If you don’t know what your gift recipient is looking for musically, start by thinking about body shape. Common sense applies here: Smaller guitars usually feel more comfortable to smaller individuals.

Want to learn more about our body styles? Check out this guide to Taylor body shapes.

2 – Sound

Tone is one of the most subjective parts of the guitar-buying process — everyone’s ear is a bit different, and every player has a unique experience of a guitar’s sound. This can make it difficult to use tonal nuances as criteria for buying a guitar for someone else, or for yourself if you’re not an experienced player. But know this: Taylor has a well-established reputation — backed up by pro musicians and recording engineers — for making guitars that produce clear, nicely balanced, stage- and studio-worthy sound. So, you can rest assured that whatever you choose, sonically, the guitar will deliver.

Solid Wood vs. Layered Wood

All Taylor guitars feature a solid-wood top. U.S.-made guitars (American Dream Series and up) also feature solid-wood back and sides, while our Mexico-made guitars (crafted in our state-of-the-art factory in nearby Tecate, Mexico) are constructed with layered-wood back and sides. But what does “solid” mean, and how does it differ from its alternative, “layered?”

“Solid” means that the wood component consists of a single piece through its thickness. Our models made with layered wood (back and sides) incorporate a composite of three layers of wood — a thicker core panel with a layer of wood veneer on either side for stability and appearance. This construction approach allows us to use some beautiful wood veneers that greatly enhance the aesthetic appeal of these guitars.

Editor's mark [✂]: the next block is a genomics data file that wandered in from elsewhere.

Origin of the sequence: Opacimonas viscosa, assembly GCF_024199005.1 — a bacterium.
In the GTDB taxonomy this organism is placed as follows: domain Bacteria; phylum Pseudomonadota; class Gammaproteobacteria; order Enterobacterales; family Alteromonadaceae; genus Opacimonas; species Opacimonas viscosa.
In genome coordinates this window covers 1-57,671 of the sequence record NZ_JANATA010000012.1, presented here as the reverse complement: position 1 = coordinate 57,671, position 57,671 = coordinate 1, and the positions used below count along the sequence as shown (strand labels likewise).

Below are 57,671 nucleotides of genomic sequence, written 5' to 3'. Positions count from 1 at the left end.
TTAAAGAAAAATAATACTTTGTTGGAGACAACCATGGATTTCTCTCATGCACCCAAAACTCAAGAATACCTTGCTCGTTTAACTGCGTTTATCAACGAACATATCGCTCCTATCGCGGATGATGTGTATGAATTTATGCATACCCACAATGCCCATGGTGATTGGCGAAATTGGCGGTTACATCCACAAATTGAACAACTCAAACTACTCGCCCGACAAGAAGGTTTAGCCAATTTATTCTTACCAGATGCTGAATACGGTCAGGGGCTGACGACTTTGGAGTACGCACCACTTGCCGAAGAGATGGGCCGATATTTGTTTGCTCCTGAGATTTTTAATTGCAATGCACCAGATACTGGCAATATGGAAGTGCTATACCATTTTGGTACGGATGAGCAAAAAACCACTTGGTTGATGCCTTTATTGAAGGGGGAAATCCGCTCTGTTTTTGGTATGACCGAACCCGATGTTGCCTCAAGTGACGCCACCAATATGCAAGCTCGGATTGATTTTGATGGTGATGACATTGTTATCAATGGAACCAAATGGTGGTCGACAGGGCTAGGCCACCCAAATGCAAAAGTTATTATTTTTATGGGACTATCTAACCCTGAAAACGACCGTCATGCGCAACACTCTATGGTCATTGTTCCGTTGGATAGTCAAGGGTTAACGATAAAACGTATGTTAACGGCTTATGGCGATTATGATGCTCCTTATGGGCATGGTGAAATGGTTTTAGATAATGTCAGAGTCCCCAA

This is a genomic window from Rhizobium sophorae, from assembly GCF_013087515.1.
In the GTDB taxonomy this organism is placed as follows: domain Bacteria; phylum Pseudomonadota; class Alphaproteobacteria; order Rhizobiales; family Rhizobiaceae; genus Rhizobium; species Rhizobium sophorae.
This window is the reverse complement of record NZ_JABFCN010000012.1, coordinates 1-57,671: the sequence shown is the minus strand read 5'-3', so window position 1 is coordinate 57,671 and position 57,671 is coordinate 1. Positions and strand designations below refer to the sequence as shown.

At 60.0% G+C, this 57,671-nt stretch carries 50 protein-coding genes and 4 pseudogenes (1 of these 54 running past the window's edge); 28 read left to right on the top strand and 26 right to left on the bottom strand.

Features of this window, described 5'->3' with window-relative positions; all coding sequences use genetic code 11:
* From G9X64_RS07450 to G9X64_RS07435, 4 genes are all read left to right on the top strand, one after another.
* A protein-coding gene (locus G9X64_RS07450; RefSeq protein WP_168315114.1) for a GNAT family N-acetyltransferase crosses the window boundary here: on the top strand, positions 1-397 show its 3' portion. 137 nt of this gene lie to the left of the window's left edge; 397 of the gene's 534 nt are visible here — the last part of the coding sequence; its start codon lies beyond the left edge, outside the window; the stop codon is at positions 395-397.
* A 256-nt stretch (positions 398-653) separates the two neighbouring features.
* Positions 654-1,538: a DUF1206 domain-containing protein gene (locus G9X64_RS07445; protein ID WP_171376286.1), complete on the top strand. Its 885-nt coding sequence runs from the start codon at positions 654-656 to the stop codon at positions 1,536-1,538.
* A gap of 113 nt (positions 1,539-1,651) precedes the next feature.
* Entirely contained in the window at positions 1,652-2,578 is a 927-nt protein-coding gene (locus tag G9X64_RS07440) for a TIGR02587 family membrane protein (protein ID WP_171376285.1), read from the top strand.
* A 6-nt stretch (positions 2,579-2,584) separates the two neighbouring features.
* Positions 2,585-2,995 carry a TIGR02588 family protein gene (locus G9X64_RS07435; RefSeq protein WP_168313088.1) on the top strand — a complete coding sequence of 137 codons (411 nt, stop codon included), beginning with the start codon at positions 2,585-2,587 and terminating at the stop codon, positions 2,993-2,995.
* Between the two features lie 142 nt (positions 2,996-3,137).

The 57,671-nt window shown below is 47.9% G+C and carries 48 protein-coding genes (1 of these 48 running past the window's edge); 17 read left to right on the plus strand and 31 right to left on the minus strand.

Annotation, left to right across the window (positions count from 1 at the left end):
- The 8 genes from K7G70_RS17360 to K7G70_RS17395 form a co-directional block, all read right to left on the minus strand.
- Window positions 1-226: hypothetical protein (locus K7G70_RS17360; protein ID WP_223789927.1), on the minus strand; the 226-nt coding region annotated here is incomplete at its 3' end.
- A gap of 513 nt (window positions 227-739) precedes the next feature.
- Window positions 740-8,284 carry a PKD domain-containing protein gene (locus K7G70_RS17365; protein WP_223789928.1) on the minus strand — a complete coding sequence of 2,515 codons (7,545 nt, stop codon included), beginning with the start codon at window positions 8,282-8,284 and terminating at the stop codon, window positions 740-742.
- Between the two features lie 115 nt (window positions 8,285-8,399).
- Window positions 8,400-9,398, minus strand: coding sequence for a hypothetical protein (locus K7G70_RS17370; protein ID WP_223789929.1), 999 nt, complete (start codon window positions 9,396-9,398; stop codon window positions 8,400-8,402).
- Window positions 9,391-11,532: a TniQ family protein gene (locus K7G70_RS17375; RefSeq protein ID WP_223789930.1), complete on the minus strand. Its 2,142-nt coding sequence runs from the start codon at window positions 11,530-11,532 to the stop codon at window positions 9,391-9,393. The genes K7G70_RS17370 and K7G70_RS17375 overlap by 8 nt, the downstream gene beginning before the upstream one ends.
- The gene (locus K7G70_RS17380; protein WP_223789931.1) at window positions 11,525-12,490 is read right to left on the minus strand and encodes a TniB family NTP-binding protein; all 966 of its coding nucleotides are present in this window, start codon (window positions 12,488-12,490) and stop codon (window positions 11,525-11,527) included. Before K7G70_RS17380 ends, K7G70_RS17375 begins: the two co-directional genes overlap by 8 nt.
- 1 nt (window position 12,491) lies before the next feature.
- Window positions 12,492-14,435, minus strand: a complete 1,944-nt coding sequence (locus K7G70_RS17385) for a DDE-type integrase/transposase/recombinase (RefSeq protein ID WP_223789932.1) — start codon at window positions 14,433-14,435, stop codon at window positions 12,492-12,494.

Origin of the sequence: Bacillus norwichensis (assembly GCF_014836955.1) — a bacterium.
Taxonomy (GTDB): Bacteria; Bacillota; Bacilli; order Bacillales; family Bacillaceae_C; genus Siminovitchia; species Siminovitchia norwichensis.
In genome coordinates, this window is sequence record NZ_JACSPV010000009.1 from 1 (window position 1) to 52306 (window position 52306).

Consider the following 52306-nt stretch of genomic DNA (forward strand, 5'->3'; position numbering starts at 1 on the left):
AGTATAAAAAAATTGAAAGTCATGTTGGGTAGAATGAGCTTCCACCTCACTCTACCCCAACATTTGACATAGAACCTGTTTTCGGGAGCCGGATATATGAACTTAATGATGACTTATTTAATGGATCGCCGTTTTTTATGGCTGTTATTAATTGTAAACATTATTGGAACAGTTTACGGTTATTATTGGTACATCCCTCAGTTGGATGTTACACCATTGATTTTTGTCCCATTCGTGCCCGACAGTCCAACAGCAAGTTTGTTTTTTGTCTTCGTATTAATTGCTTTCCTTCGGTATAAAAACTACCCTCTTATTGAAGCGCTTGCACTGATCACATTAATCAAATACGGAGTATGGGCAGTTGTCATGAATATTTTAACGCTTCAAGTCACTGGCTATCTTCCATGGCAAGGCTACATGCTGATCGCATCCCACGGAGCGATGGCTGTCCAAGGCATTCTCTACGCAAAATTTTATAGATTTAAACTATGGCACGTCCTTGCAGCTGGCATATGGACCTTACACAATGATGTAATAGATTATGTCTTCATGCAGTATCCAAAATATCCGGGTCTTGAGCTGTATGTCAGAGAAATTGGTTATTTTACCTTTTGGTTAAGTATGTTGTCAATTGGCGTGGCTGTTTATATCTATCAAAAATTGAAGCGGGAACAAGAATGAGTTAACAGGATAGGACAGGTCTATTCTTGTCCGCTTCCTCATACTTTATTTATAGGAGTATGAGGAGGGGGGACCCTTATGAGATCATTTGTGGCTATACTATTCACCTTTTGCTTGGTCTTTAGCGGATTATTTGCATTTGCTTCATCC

The important thing to know is this: Solid woods typically yield a slightly more complex or sophisticated sound. Layered-wood guitars can be made more cost-effectively, which is why you’ll find them in our lower-priced guitars.

As we’ve stated, one major advantage of buying a Taylor guitar is that you’re guaranteed a solid-wood top. The top is the part of the guitar with the greatest influence over its sound, and a solid top ensures clear projection and balanced tone. Within the Taylor line, all-solid-wood construction and layered/solid-wood-construction is delineated as follows:

Solid wood back, sides and top:

› American Dream Series and above

Layered wood back and sides, solid top:

› Baby Series
› GS Mini Series
› Academy Series
› 100 Series
› 200 Series

Tonewood Pairings

Want to learn more about the different tonewoods offered in the Taylor line? Check out our guide to tonewoods.

3 – Price

A guitar is an investment in both money and time. And quality guitars rightfully cost more because they’re easier to play, sound better and perform consistently well over time. We understand that everyone has a budget they’ll want to stick to this holiday season. That said, our guitar line covers a wide pricing spectrum, and our entry-level instruments are a fantastic investment because they’re built to last. Before you make your decision, think about what comes with the money you’re spending. Here’s what comes with various price tiers in the Taylor guitar lineup.

All Taylor guitars every price:

› A solid-wood top that produces rich, clear tone
› A comfortable, easy-playing neck
› A gig bag or case
› Fast, reliable customer service
› Warranty coverage with registration

Under $799

› A solid-wood top that produces rich, clear tone
› A comfortable, easy-playing neck
› A gig bag or case
› Fast, reliable customer service
› Warranty coverage with registration

$800 – $1,999